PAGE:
Economic assistance measures: Australia’s government passed a suite of economic packages supporting the workforce and healthcare, including aid for aboriginal communities. Australia has also reframed aid and the capabilities of its programs supporting its Pacific Island neighbors and Southeast Asia as Covid-19 resilience and response efforts.

In summary, while there is no “one-size-fits-all” approach to managing the virus, these countries took the challenge seriously with timely steps to mitigate the impact. Various factors have contributed to certain Asia-Pacific countries’ success, including definitive government action, experience with epidemics like SARS and MERS, and cultural norms, resulting in better timeliness, preparedness, and ability to adapt as circumstances changed. Asia-Pacific countries deployed efficient testing and contact tracing systems, tailored technological solutions, and community measures. The United States has contributed to the regional pandemic response by providing financial aid and equipment to countries in INDOPACOM’s area of responsibility. Visit our website for other Covid-19 related research and perspectives, such as a living document analyzing successful response measures of regional economies.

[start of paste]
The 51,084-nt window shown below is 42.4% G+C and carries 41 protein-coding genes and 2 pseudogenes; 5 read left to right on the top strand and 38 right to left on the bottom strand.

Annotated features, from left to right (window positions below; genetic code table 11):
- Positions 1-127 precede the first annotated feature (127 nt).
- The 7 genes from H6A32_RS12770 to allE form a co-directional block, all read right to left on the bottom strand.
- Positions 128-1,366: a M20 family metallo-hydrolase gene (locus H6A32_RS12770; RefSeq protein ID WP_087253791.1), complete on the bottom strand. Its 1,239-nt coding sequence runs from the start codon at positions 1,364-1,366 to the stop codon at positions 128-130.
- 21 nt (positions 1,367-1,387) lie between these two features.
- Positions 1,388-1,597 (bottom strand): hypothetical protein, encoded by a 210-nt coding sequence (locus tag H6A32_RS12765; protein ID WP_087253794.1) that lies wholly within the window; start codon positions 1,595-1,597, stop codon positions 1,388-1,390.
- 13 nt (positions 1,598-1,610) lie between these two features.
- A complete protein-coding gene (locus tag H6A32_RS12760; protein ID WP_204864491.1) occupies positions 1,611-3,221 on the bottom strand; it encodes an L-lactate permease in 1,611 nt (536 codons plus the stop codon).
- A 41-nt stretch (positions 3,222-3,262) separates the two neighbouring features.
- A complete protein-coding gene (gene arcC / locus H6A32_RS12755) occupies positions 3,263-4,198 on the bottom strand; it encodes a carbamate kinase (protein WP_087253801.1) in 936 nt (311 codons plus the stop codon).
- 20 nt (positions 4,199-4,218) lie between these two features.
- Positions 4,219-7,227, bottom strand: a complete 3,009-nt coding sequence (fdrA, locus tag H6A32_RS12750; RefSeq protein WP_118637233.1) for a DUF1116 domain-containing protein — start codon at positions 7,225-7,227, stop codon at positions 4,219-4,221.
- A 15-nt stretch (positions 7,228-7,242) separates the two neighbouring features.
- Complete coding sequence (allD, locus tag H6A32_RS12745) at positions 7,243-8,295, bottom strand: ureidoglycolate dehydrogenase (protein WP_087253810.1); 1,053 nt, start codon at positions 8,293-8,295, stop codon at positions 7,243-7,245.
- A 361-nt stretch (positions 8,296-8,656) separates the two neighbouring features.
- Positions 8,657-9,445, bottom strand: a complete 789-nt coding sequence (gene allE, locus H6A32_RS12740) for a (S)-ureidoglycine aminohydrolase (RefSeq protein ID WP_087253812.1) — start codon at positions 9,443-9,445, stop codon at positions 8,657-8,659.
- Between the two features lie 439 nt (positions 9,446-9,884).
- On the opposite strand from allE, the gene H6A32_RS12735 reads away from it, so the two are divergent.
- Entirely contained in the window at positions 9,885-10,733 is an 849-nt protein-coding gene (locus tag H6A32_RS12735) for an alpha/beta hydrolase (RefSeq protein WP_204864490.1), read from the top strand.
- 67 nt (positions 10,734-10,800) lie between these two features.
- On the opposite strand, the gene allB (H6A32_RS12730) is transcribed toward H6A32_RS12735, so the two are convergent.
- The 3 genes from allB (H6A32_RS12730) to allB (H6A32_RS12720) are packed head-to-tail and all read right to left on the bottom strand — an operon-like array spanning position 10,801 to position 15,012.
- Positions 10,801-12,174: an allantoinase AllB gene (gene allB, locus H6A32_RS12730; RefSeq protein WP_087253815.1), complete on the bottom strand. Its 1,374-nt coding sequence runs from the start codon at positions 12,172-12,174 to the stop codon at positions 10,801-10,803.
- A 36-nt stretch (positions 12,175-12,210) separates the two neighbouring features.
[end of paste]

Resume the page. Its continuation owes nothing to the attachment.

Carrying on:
Eugenio Benincasa (eugenio@pacforum.org) is a resident WSD-Handa Fellow at Pacific Forum.

Crystal Pryor (crystal@pacforum.org) is Director of Non-proliferation, Technology, and Fellowships at Pacific Forum.

PacNet commentaries and responses represent the views of the respective authors. Alternative viewpoints are always welcomed and encouraged. Click here to request a PacNet subscription.

PacNet #35 – India: The Solution to Australia’s Reliance on China?

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An earlier version of this article was published by the Australian Institute for International Affairs.

Australia would benefit from an increase in both economic and strategic ties with India. Strong trade and closer ties with India would help ease Australia’s economic and political vulnerability to China. Indeed, Prime Minister Scott Morrison’s 2020 plan was initially to travel to India to revitalize negotiations for an Australia-India economic agreement, however the bushfire crisis put a halt to the trip. According to DFAT, two-way trade between Australia and India has grown in value from $13.6 billion in 2007 to $30.4 billion in 2018. Negotiations for a bilateral agreement between the two countries started in May 2011 and there have been nine rounds of negotiations so far, the latest of which was held in September 2015. While there are no concrete plans yet to reschedule the meeting between Morrison and Indian Prime Minister Narendra Modi, given the travel challenges presented by Covid-19, the governments should look to restart negotiations as soon as possible.